Joining carolers and representatives of a Native American tribe to light the State Capitol’s Christmas tree Nov. 30, Gov. Jan Brewer encouraged the community to donate time or money to help those who are less fortunate.
“When we do this, something begins to glow inside of us, just like the bright and warming lights on this great Christmas tree,” Brewer said.
Jose Martinez, president of the Young River People’s Council of the Salt River Pima-Maricopa Indian Community, gave a prayer blessing the tree.
Brewer urged participants and the public to be thankful for the freedoms and liberties protected by the men and women of the armed services.
“The Christmas holiday, as other holidays celebrated at this time of the year by different faiths, reminds us of the precious gifts given to us without us even asking,” she said.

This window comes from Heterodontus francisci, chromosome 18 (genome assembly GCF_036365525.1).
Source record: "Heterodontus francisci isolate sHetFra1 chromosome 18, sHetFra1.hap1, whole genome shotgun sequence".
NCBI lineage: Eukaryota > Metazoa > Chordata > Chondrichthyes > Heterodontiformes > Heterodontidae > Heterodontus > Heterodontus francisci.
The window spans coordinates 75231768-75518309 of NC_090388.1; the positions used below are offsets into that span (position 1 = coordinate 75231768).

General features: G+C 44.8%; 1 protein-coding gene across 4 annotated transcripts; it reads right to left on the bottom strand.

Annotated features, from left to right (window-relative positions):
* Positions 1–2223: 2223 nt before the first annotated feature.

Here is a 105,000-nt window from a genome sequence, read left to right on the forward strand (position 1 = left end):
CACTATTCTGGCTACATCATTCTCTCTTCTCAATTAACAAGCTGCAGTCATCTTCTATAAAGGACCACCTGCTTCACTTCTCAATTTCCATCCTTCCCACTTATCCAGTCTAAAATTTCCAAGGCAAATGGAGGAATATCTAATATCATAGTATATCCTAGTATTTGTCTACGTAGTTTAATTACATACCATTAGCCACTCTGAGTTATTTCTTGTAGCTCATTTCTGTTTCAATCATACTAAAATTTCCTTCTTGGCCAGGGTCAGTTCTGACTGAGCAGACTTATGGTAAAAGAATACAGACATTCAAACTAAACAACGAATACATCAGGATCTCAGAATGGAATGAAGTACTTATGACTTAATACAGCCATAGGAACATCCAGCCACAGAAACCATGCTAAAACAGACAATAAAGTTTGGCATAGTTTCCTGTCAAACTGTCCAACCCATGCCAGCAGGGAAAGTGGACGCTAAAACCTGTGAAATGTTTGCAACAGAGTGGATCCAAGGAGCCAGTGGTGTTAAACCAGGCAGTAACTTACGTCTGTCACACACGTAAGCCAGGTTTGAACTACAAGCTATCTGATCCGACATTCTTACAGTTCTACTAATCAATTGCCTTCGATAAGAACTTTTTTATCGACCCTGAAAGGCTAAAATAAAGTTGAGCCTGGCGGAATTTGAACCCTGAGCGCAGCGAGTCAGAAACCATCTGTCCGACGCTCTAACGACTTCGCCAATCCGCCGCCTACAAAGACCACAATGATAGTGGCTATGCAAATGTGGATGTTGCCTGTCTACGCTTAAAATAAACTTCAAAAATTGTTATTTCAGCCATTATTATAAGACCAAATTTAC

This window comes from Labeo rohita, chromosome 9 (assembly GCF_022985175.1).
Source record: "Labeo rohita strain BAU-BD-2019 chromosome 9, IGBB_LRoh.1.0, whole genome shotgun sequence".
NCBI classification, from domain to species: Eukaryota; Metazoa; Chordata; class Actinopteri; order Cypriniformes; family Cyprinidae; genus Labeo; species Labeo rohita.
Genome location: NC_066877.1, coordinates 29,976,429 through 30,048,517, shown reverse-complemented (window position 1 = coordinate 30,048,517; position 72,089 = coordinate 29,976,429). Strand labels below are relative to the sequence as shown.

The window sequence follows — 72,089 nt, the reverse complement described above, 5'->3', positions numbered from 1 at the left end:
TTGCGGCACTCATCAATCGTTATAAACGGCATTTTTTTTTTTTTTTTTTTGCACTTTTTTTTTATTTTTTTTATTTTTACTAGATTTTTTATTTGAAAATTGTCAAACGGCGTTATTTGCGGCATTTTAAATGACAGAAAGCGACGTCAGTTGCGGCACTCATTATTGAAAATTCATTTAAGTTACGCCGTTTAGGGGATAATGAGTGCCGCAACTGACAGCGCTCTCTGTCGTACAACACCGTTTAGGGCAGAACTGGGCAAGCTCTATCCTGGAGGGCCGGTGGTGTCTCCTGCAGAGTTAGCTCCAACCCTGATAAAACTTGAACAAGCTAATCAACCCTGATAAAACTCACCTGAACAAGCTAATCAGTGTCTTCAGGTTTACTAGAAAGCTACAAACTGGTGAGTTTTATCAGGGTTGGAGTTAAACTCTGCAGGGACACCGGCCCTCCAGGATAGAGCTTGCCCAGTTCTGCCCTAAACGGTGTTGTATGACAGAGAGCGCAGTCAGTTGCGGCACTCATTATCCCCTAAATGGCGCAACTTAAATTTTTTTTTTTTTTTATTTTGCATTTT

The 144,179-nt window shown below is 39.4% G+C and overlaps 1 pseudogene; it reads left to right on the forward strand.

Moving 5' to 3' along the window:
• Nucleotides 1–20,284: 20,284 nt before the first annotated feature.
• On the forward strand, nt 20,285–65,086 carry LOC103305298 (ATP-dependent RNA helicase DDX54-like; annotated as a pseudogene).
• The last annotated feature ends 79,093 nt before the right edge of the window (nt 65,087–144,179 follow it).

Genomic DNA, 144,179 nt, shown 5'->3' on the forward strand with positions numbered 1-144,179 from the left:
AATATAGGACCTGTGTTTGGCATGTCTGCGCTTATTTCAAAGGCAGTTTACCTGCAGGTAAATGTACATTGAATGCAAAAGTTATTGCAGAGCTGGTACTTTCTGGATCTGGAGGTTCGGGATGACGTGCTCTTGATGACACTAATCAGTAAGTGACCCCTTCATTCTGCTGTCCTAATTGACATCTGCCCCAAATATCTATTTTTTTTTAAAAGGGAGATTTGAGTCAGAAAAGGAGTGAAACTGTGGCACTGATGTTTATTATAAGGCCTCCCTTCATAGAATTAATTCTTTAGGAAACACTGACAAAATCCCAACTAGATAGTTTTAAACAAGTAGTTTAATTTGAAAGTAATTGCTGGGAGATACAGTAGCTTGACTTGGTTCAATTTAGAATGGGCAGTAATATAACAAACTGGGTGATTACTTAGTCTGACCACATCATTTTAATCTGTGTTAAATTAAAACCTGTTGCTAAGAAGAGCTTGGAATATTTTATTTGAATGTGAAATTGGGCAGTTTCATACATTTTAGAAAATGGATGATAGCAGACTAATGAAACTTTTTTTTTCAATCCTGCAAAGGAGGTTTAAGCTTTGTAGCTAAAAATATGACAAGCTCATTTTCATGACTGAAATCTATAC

Although Brewer has pronounced the 15-foot artificial evergreen a Christmas tree, departing from former Gov. Janet Napolitano’s decision to call it a holiday tree, she noted that the display also contains a Native American ornament and ornaments symbolizing Hanukkah and Kwanzaa.
For the fifth straight year, the choir from Beaver Creek School in Rimrock performed holiday songs. Nate Adams, a fifth-grader, said he enjoyed the experience.
“I like to sing and dress up,” he said. “It was really fun to see the governor, and I like being with my friends.”
Brewer said those visiting the tree should think of military members who will spend the holidays overseas.
“As we light this Christmas tree today, I hope you will see each light as one of them, in faraway places serving each of us as their gift to us,” she said. “Let us honor that gift by passing along our own gifts to others at home, perhaps by donating gifts to children who otherwise wouldn’t receive any or food to distribution centers and shelters.”